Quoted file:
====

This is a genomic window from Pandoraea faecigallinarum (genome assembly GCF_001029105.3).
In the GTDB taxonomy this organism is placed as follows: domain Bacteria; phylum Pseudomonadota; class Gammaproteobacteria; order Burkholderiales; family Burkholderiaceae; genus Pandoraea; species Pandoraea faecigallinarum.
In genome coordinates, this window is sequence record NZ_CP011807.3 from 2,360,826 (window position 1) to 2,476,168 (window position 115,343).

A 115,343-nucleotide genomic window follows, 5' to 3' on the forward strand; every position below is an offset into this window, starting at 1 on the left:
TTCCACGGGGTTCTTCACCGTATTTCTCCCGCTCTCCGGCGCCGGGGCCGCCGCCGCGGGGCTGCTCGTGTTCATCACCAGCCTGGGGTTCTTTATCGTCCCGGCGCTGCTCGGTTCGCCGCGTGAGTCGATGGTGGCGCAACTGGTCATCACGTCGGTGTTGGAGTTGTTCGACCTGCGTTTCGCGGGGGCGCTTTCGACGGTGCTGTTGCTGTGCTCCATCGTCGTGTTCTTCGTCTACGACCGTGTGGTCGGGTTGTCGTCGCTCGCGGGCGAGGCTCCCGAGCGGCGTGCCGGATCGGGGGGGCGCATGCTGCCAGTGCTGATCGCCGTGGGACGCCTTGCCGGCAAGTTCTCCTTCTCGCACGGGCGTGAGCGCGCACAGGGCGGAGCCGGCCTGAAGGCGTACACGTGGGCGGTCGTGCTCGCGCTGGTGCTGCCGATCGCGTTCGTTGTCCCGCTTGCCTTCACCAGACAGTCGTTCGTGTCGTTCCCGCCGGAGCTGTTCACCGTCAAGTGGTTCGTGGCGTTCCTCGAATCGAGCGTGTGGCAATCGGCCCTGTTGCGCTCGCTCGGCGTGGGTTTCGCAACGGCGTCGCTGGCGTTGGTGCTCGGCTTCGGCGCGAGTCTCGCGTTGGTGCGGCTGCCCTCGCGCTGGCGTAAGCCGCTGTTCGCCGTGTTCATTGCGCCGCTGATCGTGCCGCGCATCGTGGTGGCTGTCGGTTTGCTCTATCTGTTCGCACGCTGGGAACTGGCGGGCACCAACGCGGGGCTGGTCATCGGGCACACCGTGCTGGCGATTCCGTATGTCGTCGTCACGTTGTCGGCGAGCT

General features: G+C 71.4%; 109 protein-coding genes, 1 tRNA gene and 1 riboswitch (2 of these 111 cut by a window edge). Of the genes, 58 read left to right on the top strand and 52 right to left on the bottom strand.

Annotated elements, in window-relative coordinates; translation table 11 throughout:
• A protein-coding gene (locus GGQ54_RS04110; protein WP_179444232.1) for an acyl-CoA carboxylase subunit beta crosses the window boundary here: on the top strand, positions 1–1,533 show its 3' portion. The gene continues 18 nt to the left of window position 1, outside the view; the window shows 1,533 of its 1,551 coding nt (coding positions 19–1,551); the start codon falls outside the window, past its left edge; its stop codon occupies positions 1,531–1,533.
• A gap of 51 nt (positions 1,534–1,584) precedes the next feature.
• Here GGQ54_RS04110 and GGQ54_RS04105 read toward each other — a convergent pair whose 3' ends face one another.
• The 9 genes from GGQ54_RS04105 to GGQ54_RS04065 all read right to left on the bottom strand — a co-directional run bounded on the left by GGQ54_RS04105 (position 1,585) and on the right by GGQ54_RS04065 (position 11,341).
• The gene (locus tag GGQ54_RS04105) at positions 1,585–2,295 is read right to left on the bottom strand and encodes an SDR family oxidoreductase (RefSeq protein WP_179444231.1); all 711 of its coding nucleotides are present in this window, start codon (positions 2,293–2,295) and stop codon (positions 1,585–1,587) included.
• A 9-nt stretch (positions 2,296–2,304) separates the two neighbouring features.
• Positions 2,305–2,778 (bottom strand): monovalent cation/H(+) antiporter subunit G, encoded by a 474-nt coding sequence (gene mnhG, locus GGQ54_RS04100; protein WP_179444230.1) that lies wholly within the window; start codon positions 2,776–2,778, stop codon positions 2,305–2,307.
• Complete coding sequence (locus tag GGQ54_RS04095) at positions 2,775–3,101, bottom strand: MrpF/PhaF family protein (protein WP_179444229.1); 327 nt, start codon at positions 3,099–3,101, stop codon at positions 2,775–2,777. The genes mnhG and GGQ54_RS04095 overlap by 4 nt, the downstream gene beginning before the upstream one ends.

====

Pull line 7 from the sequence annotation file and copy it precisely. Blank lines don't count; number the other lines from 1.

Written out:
Annotated elements, in window-relative coordinates; translation table 11 throughout: